Clean Cut Overview

© Lifebox/Michael McCaskey 2018

What is Clean Cut?

Clean Cut is a six-month quality improvement program for infection prevention practices in operating rooms aimed at reducing surgical infections and saving lives, especially in low-income countries. It was launched in 2016 by Lifebox, a nonprofit organization focused on improving surgical safety worldwide.

Clean Cut focuses on six key steps (processes) to reduce surgical infections:

  1. Appropriate skin preparation of both the surgeon’s hands and the surgical site with proper antiseptic agents
  2. Maintenance of the sterile field by ensuring the sterility of surgical gowns, drapes, and gloves
  3. Confirmation of instrument sterility by the operating team
  4. Appropriate antibiotic selection and timing of administration within one hour prior to surgical incision 
  5. Complete sponge counts before and after every case
  6. Use of the WHO Surgical Safety Checklist to promote teamwork, communication, and a culture of safety in the operating room


Why Clean Cut?

Surgical infection rates in low-income countries are double those reported in high-income countries, causing untold pain and difficulty for patients and straining hospital systems. Lifebox’s Clean Cut program provides hospitals and practitioners in low-resource settings with a clear best-practices solution for reducing surgical site infections (SSIs). While the World Health Organization recently released guidelines to reduce perioperative infections, there have been few best-practice programs to implement changes in low-income countries on a global scale.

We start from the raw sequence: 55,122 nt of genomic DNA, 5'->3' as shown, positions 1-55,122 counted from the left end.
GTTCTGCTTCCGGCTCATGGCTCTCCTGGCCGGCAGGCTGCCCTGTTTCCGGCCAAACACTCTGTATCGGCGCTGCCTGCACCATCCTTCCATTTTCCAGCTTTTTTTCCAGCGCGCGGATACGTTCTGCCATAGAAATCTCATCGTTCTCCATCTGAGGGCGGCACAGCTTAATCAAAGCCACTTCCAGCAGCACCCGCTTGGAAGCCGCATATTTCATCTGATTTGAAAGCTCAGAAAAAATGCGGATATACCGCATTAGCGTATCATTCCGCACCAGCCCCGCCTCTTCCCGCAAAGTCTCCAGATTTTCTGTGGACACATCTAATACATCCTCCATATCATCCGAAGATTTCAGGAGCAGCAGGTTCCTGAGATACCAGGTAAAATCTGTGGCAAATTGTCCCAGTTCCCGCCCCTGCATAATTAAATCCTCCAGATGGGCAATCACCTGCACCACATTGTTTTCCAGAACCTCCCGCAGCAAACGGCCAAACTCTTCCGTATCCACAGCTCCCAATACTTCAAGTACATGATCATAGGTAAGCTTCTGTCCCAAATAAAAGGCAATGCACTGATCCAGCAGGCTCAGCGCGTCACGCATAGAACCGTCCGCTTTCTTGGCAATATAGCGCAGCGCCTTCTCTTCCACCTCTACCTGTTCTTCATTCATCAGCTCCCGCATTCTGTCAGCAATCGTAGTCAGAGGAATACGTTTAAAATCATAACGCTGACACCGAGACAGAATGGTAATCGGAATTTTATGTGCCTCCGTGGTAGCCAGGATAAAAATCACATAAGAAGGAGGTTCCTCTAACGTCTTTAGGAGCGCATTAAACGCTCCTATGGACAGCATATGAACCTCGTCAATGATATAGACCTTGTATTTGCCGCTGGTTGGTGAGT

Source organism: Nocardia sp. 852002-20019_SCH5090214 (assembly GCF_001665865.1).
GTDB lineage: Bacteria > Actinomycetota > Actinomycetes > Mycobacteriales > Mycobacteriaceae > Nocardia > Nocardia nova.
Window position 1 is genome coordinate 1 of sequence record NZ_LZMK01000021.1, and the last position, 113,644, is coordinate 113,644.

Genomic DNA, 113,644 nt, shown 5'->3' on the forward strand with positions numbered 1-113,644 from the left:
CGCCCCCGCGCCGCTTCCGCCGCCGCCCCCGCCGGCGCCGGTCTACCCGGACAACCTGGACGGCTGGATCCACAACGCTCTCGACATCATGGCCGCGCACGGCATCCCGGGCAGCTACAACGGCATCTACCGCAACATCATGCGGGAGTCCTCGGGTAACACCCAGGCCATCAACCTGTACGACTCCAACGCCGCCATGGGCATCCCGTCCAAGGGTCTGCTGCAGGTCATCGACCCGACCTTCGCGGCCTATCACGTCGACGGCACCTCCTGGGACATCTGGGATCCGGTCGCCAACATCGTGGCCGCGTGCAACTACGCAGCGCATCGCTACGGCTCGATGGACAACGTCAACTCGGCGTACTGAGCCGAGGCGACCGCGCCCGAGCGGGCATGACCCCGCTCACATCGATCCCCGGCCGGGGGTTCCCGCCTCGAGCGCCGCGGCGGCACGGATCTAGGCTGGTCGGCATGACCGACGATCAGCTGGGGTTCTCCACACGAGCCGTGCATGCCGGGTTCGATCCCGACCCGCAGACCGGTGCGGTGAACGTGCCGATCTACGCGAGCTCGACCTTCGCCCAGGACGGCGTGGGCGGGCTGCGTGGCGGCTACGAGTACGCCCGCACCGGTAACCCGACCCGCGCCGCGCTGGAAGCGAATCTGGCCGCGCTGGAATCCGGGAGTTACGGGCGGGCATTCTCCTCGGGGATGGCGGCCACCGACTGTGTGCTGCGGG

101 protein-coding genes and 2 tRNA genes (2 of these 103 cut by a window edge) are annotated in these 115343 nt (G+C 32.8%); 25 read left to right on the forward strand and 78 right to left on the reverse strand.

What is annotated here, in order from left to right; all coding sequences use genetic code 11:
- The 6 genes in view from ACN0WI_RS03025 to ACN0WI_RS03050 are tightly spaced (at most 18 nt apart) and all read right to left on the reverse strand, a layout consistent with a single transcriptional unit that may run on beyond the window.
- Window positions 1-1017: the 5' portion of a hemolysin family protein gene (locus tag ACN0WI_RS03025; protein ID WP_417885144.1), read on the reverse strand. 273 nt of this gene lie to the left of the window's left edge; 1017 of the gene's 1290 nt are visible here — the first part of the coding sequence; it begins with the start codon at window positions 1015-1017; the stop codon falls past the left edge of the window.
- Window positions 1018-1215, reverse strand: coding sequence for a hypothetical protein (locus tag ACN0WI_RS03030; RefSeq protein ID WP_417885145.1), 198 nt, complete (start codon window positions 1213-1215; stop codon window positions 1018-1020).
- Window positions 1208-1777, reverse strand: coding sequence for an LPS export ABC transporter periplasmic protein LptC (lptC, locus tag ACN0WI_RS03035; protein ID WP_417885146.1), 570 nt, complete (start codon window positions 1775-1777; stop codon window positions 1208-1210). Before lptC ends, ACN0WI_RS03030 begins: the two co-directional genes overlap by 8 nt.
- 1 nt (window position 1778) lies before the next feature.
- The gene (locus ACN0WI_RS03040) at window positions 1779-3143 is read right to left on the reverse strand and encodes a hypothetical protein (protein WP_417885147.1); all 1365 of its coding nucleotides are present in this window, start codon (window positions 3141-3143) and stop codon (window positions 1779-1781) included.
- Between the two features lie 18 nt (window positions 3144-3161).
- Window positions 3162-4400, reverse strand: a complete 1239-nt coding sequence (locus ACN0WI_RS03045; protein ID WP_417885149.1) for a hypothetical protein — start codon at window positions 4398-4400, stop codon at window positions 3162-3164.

How effective is Clean Cut?

The Clean Cut program has shown clear positive impact backed by evidence. In the first major study of its effect, Clean Cut was introduced at five hospitals in Ethiopia in 2016-2018. The introduction of Clean Cut improved compliance with critical infection prevention standards and dramatically reduced the risk of surgical infections. Furthermore, these beneficial outcomes did not require major investments in new infrastructure or resources. While more research is needed to evaluate the best mechanisms for scaling the program, these initial results illustrate the lifesaving potential of this program and support more urgent uptake of Clean Cut in low-resource settings.